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Valve Working On Three Full-Length Virtual Reality Games

The company that brought you Half-Life, Team Fortress 2, Portal, and Dota 2 is hard at work on not one but three virtual reality games, according to Valve president and living meme Gabe Newell.

During a roundtable discussion about the state of the virtual reality industry, Newell described the three new projects as "full games," and not extended tech demos like Valve's previous virtual reality title, The Lab. The new games are being developed using Unity and Valve's proprietary Source 2 game engine, and will release on Valve's own virtual reality system, the Vive.

While describing Valve's reasons for collaborating with HTC to create the Vive, Newell compared Valve to Nintendo's Shigeru Miyamoto, who often helps design both Nintendo's hardware and its software, allowing him to make sure that his games take advantage of Nintendo's systems' strengths. "What we can do now is to be designing hardware at the same time that we're designing software," Newell says. "Our sense is that that's going to allow us to actually build much better entertainment experiences for people"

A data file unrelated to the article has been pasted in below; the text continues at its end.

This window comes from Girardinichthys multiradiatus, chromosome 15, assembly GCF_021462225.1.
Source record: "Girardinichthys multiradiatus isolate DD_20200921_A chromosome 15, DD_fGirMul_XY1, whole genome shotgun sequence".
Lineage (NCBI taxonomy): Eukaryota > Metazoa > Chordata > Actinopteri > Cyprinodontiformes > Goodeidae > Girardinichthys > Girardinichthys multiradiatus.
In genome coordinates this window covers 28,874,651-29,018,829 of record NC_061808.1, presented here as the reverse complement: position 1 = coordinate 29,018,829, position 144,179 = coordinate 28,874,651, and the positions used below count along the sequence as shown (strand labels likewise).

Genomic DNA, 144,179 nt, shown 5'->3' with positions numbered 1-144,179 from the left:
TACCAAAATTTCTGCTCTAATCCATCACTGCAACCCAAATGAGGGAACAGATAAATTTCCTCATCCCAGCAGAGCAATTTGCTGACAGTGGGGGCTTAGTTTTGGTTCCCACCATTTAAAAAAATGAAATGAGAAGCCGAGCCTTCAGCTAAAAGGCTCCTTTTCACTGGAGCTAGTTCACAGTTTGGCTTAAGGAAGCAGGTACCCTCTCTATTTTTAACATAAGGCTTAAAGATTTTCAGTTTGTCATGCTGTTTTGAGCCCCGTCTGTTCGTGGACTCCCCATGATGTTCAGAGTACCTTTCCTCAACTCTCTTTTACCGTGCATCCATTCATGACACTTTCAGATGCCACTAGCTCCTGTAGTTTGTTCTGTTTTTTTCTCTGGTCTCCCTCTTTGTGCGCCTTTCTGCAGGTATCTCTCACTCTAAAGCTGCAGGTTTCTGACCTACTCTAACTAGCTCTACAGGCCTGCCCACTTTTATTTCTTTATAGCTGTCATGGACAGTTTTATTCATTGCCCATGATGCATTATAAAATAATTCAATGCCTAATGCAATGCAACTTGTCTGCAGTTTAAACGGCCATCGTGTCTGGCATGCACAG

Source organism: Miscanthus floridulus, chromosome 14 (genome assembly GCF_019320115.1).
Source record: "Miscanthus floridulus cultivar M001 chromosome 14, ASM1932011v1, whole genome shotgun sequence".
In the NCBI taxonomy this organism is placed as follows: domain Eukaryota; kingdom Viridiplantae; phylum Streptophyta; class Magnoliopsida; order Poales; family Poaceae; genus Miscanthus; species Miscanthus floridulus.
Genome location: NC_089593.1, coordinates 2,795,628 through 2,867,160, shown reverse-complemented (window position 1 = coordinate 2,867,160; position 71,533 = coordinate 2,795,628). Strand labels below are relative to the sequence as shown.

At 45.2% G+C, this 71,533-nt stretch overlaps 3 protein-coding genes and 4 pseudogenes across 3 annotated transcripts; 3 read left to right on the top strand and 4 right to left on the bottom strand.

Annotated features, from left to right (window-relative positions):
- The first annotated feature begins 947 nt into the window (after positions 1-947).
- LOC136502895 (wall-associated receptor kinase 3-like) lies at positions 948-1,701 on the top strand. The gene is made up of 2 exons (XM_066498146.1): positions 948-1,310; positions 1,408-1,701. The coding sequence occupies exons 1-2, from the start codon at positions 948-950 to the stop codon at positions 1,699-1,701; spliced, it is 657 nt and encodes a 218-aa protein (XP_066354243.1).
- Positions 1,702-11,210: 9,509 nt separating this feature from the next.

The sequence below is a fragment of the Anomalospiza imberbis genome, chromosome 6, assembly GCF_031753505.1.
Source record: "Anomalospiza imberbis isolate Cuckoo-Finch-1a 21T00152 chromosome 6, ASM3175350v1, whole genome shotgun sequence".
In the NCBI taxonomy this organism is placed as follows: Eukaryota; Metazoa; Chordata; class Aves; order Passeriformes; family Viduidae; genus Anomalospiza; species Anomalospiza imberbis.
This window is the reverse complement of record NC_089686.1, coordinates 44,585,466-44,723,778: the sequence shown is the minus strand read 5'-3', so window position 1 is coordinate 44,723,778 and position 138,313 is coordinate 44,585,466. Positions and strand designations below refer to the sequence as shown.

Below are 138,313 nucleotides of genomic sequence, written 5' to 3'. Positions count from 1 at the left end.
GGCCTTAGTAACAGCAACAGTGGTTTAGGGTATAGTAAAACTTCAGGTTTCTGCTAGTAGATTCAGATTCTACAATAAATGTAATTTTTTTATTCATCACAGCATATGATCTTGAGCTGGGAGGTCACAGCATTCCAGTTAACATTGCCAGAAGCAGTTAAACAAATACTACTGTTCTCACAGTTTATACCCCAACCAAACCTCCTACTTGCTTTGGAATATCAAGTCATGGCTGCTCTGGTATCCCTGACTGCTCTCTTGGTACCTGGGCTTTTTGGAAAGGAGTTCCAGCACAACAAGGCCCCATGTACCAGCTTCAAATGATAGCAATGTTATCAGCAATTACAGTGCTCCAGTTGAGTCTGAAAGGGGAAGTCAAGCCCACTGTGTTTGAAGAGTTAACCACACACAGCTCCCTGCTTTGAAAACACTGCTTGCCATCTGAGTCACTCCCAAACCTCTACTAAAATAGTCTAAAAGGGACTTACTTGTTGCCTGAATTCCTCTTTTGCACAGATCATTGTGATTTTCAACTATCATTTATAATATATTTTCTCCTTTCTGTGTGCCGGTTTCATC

HTC and Valve's Vive launched in April, 2016 and retails for $799. Unlike its primary competitors, the Oculus Rift and Sony's PlayStation VR, the Vive supports "room scale" virtual reality, in which a pair of cameras to track players' movements in real space and translate those motions into the game. The Vive's unique controllers and its room scale capabilities earned positive reviews, but the headset's high price and its demanding real estate requirements (Vive users need an open 15' by 15' space to get the most out of the system) are considered high barriers to entry for all but the most dedicated fans.

Still, the Vive sold 140,000 units in its first six months on the market and made a profit, despite Newell's insistence that "hardware's actually traditionally been a lousy low-margin business." Currently, virtual reality is more of a novelty than a fully-fledged gaming solution, and interested consumers might still want to wait before picking up a Vive or another headset—although if one of Valve's upcoming games happens to be the long-awaited Half-Life 3, all bets are off.